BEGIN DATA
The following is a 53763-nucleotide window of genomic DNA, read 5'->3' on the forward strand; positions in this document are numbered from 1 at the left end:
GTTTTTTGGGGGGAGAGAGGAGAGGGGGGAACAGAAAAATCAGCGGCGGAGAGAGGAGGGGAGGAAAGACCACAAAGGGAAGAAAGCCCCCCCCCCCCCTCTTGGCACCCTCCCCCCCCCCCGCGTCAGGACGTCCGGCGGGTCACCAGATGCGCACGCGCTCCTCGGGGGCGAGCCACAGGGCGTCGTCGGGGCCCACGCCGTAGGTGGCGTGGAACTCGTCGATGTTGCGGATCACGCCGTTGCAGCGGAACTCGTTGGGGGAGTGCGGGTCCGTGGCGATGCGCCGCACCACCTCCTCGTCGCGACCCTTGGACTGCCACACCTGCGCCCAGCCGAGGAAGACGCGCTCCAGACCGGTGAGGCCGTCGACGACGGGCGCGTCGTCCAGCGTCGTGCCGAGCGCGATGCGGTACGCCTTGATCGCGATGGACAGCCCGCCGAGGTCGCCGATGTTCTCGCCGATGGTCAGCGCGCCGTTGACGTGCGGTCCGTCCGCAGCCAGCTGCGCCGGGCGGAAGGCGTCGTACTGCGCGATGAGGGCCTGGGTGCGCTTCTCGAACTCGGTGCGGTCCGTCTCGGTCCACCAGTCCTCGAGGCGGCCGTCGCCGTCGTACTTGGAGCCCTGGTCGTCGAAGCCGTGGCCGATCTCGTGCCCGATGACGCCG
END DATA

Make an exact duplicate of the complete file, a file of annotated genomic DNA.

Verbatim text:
The following is a 53763-nucleotide window of genomic DNA, read 5'->3' on the forward strand; positions in this document are numbered from 1 at the left end:
GTTTTTTGGGGGGAGAGAGGAGAGGGGGGAACAGAAAAATCAGCGGCGGAGAGAGGAGGGGAGGAAAGACCACAAAGGGAAGAAAGCCCCCCCCCCCCCTCTTGGCACCCTCCCCCCCCCCCGCGTCAGGACGTCCGGCGGGTCACCAGATGCGCACGCGCTCCTCGGGGGCGAGCCACAGGGCGTCGTCGGGGCCCACGCCGTAGGTGGCGTGGAACTCGTCGATGTTGCGGATCACGCCGTTGCAGCGGAACTCGTTGGGGGAGTGCGGGTCCGTGGCGATGCGCCGCACCACCTCCTCGTCGCGACCCTTGGACTGCCACACCTGCGCCCAGCCGAGGAAGACGCGCTCCAGACCGGTGAGGCCGTCGACGACGGGCGCGTCGTCCAGCGTCGTGCCGAGCGCGATGCGGTACGCCTTGATCGCGATGGACAGCCCGCCGAGGTCGCCGATGTTCTCGCCGATGGTCAGCGCGCCGTTGACGTGCGGTCCGTCCGCAGCCAGCTGCGCCGGGCGGAAGGCGTCGTACTGCGCGATGAGGGCCTGGGTGCGCTTCTCGAACTCGGTGCGGTCCGTCTCGGTCCACCAGTCCTCGAGGCGGCCGTCGCCGTCGTACTTGGAGCCCTGGTCGTCGAAGCCGTGGCCGATCTCGTGCCCGATGACGCCG